Zim to commemorate International Ozone Day with head high

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Harare (New Ziana) –When Zimbabwe commemorates World Ozone Day next Friday, it will be walking with a spring in its step due to the tremendous progress that it has made in phasing out substances that deplete the Ozone Layer.

In 1994, the United Nations General Assembly designated 16 September the International Day for the Preservation of the Ozone Layer to commemorate the signing, in 1987, of the Montreal Protocol on Substances that Deplete the Ozone Layer.

The Montreal Protocol sets binding progressive phase out obligations for developed and developing countries for all major ozone depleting substances, including hydrochloroflourocarbans (HCFCs) and chlorofluorocarbons (CFCs) used in refrigerators and air conditioners, halons in fire extinguishers and Methylbromide in agriculture.

The Ozone Layer is the region of the Earth’s stratosphere that absorbs most of the Sun’s ultraviolet radiation.

Without it, life on earth would be very difficult as plants cannot survive in heavy ultraviolet radiation, nor can the plankton that serve as food for most oceanic life.

With a weakening of the Ozone Layer, humans would be more susceptible to skin cancer, cataracts and impaired immune systems.

George Chaumba, the national Ozone Project Manager in the Ministry of Environment, Climate, Tourism and Hospitality Industry told New Ziana that Zimbabwe had phased out all ODSs in the firefighting, tobacco seedbed and grain storage fumigation sectors, and was left with refrigeration and air conditioning.

“Zimbabwe is on course to completely phase out the remaining ODSs, which are the HCFCs before the stipulated deadline of 1st January 2030,” he said.

“In refrigeration and air conditioning (RAC), all CFCs have been phased out. About 50 percent of HCFCs have been phased out. The RAC sector is adopting Hydrocarbons (HCs), which are ozone and climate friendly as well as HFCs, which are ozone friendly though with high global warming potentials and will also be phased out at a later stage.”

Chaumba said in fire fighting, water, carbon dioxide and other ozone friendly substances were now being used in place of Halons, which had been completely phased out, while the floating tray technology, which is ozone friendly had been adopted in tobacco seedbed preparation as an alternative for Methylbromide.

He said Aluminium Phosphide, which generates phosphine gas, which is ozone friendly, had been adopted also as an alternative to Methyl bromide in grain storage.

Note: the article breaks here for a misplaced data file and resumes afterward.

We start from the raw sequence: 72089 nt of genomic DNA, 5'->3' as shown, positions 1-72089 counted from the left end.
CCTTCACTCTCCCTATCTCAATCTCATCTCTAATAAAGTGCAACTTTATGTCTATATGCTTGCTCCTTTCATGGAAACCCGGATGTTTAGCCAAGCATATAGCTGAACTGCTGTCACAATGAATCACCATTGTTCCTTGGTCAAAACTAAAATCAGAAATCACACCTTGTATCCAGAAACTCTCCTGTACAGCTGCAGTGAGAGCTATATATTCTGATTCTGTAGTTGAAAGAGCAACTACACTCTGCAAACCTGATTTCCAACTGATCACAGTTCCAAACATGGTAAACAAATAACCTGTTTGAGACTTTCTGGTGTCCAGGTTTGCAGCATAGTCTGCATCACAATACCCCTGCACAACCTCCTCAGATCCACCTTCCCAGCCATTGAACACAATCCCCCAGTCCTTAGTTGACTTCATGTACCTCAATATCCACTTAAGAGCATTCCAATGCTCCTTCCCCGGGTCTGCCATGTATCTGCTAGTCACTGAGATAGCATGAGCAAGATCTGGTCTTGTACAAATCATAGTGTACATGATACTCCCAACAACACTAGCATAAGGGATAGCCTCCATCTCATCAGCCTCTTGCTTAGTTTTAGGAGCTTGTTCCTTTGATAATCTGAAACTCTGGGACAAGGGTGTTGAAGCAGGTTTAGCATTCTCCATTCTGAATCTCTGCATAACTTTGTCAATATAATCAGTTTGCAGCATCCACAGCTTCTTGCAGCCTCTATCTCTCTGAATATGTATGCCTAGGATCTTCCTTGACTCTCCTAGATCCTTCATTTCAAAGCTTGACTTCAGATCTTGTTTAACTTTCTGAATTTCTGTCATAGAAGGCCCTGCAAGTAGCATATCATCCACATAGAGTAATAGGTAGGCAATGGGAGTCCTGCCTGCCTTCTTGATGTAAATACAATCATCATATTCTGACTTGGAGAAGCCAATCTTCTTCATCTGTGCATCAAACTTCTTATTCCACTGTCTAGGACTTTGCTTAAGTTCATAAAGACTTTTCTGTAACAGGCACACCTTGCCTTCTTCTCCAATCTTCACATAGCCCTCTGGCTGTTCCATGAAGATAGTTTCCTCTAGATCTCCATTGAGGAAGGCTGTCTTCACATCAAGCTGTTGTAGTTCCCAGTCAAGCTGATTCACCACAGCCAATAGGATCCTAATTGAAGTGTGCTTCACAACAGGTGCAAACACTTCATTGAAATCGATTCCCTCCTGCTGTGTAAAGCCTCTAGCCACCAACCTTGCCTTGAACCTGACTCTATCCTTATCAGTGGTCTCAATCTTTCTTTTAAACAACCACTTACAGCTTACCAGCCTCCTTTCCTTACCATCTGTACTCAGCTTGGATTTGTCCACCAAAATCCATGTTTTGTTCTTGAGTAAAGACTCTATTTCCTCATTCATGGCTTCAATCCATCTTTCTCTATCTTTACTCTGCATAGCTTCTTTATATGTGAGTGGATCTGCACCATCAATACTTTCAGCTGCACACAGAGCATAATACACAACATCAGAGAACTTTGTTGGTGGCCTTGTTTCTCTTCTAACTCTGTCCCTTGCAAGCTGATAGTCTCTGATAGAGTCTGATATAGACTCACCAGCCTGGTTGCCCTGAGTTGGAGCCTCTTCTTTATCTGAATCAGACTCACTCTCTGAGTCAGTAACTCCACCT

Chaumba said Zimbabwe had received more than USD6 million from the Multilateral Fund of the Montreal Protocol since its establishment 1994.

The Fund was established to assist developing countries meet their obligations under the Protocol to phase out the use of ODSs at the agreed schedule.

“This has gone towards phasing out CFCs in refrigeration and air conditioning, HCFCs in refrigeration and air conditioning, manufacturing of ozone friendly refrigerators, assistance to Polytechnics, RAC technicians and ZIMRA for training of customs officers in controlling and monitoring ODS trade,” said Chaumba.

“The large chunk of the funds was directed towards phasing out of methyl bromide in agriculture – that is tobacco seedbeds, grain fumigation and cut flower production.”

So far this year, the Ozone Office has trained 225 refrigeration technicians in seven training workshops that it has conducted so far, with plans to conduct three more such trainings before the end of the year, he said.

“The training focuses on adopting hydrocarbon refrigerants which are ozone and climate friendly.”

On the impending International Ozone Day commemorations, Chaumba said they planned to hold a symposium in the capital, where stakeholders would be updated on the achievements made in the different sectors where ozone-depleting substances were being used.

“Promotional materials will also be distributed to stakeholders,” he said.

This year, the commemorations will be held under the theme “Montreal Protocol@35: Global co-operation protecting life on earth”.

New Ziana

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